Fresh, New, Clean

Gentle Reader,

“What miserable frauds you are, you scribes and Pharisees! You clean the outside of the cup and the dish, while the inside is full of greed and self-indulgence. Can’t you see, Pharisee? First wash the inside of a cup, and then you can clean the outside.”

– Matthew 23:26 (Phillips)

I cleaned out my closet on Saturday. No, I didn’t ask if each item sparked joy. No, I didn’t thank my t-shirts. I was ruthless about it, as I always am when I clean or organize, because I do not understand why anyone finds sentimental value or importance in possessions. (Love those that do. Just don’t understand you). Plus I have the bad habit of wearing my clothes until they are threadbare, often finding it difficult and guilt-inducing to click that “buy” button for myself. And so I ended up with two full trash bags that went to the thrift store and a list of things that need replacing.

I’ve been thinking about this for two days.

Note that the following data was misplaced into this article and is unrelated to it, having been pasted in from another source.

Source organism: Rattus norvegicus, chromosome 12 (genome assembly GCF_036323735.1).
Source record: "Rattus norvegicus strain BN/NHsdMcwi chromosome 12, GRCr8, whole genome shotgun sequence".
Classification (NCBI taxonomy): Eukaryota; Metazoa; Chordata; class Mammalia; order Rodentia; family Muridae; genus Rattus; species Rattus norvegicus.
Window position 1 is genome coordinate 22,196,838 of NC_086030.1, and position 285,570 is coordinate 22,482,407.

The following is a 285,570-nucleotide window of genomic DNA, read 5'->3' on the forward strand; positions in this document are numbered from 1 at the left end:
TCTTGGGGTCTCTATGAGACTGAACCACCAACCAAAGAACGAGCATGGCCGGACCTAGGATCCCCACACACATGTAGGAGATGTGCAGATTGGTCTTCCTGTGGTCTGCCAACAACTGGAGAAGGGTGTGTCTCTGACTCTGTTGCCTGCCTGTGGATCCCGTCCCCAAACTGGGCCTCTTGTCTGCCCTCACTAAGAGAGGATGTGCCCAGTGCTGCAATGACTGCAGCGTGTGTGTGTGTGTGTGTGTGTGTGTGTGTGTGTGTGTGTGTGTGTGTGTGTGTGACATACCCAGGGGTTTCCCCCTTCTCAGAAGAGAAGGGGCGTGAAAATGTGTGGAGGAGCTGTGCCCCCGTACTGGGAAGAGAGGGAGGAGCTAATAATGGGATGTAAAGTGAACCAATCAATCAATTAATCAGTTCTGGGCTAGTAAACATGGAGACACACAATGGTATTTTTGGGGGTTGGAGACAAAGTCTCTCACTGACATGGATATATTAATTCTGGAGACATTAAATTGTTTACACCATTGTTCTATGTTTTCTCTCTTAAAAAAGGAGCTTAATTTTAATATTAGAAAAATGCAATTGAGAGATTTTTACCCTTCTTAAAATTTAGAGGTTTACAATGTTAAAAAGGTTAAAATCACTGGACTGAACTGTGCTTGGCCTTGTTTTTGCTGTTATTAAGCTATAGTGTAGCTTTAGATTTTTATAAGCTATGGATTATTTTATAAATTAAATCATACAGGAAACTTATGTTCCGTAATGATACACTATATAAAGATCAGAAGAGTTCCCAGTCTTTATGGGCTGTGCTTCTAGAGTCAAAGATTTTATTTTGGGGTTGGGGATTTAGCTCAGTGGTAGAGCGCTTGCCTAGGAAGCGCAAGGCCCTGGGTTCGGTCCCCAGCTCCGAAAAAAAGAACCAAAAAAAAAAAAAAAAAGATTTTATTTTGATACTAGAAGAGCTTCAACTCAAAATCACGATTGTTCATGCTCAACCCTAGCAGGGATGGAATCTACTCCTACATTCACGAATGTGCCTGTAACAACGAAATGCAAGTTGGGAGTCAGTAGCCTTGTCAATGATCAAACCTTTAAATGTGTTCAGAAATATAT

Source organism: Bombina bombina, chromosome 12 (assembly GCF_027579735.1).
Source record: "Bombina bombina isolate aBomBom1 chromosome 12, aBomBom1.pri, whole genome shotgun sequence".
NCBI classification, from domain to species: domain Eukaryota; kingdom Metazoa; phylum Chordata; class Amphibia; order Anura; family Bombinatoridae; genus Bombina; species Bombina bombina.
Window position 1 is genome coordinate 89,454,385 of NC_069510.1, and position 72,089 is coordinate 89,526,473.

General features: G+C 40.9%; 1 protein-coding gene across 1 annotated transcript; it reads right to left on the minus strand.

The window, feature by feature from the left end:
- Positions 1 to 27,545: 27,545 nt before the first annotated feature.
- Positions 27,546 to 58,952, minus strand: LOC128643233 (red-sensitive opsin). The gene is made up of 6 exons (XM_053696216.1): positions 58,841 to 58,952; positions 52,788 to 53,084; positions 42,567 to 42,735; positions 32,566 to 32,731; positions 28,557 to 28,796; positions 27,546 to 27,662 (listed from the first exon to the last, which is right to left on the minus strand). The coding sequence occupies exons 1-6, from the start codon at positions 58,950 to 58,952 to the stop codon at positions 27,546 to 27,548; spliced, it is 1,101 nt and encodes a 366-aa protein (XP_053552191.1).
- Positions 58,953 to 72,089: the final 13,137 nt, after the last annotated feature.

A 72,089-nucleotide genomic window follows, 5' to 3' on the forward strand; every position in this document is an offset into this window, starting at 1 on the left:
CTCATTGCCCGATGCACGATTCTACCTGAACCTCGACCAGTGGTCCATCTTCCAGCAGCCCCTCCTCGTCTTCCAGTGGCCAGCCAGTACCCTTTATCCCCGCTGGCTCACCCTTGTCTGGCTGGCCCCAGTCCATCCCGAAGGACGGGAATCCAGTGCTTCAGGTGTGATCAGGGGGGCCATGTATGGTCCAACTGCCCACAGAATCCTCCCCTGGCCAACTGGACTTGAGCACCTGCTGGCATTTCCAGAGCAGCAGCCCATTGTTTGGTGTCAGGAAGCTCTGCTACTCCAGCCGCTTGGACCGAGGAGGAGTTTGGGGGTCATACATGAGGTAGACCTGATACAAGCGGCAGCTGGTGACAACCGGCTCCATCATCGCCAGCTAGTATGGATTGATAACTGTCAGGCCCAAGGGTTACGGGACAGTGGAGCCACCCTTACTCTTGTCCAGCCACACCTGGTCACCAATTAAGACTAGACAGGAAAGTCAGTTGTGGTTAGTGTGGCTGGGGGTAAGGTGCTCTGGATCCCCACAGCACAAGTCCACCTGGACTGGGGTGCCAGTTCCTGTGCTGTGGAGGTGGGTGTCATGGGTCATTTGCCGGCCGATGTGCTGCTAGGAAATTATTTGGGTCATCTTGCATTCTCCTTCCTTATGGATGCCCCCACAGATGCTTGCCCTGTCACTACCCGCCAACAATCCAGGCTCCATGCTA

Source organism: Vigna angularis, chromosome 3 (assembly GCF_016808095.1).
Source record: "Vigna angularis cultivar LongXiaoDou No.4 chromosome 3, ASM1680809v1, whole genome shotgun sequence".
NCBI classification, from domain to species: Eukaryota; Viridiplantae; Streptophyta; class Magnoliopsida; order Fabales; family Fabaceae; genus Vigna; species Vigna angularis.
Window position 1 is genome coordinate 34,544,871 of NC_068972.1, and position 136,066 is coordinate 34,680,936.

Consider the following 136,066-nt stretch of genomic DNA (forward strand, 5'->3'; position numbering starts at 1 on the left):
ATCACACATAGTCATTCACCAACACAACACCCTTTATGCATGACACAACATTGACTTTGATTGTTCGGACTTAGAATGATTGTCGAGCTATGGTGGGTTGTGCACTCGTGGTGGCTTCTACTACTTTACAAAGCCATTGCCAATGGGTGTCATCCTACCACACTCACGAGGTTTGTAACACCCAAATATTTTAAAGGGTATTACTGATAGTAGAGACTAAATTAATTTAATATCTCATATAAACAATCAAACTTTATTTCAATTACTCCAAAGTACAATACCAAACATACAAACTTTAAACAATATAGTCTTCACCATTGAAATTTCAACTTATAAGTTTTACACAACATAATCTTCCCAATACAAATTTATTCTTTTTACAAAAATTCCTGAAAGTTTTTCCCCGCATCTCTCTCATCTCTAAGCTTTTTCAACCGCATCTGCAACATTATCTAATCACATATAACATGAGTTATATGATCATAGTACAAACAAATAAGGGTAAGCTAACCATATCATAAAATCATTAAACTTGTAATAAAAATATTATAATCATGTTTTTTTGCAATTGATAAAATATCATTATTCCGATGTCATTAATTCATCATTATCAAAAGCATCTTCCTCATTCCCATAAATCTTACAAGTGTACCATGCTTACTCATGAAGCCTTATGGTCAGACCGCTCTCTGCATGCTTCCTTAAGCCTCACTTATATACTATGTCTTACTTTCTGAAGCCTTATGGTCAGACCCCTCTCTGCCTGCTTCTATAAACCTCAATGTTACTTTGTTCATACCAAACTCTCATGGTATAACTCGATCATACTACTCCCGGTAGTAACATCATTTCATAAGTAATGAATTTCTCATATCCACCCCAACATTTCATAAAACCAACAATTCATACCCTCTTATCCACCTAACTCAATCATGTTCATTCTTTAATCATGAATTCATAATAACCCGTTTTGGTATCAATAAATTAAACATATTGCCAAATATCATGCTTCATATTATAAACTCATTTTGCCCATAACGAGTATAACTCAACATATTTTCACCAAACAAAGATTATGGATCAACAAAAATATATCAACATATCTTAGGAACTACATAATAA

It’s easy to clean out my closet.

Not so easy to clean out my heart.

Jesus, He gets picky the longer you walk with Him. He says that He has the right of Lordship over every aspect of your life. Even that little, secret, doesn’t-hurt-anyone piece over there in that dark corner. Always the perfect Gentlemanly Sovereign, however, He doesn’t force us to allow Him access. He doesn’t pry our white-knuckled hands from around the cherished thing. He waits. And He works – in situations, through others, in the quiet voice of His Spirit – giving us opportunity after opportunity to surrender.

The longer you walk with Jesus, the more intimately confrontational He gets. It’s not always loud or dramatic. It can be a quiet war, the kind where you’re continually pulling that thing off of the altar, only to put it back again, only to take it up once more.

Harder, perhaps, when your tendencies are toward the Pharisaical.

I understand them, these people with whom Jesus had such a hard time. When we read passages like the one above, it’s easy to assume that Jesus really didn’t love those who were so bound up in rule-keeping. Oh, but He did. He really did. He wouldn’t have spent so much time confronting them if He didn’t care.

The Pharisees have a bad reputation, and I can’t say that it’s completely undeserved. They did put people under bondage. The law that was meant to bring freedom and point the way to the Messiah became a curse. There is an arrogance in their interactions with Jesus; they thought they knew best. And that thought? It arose from fear.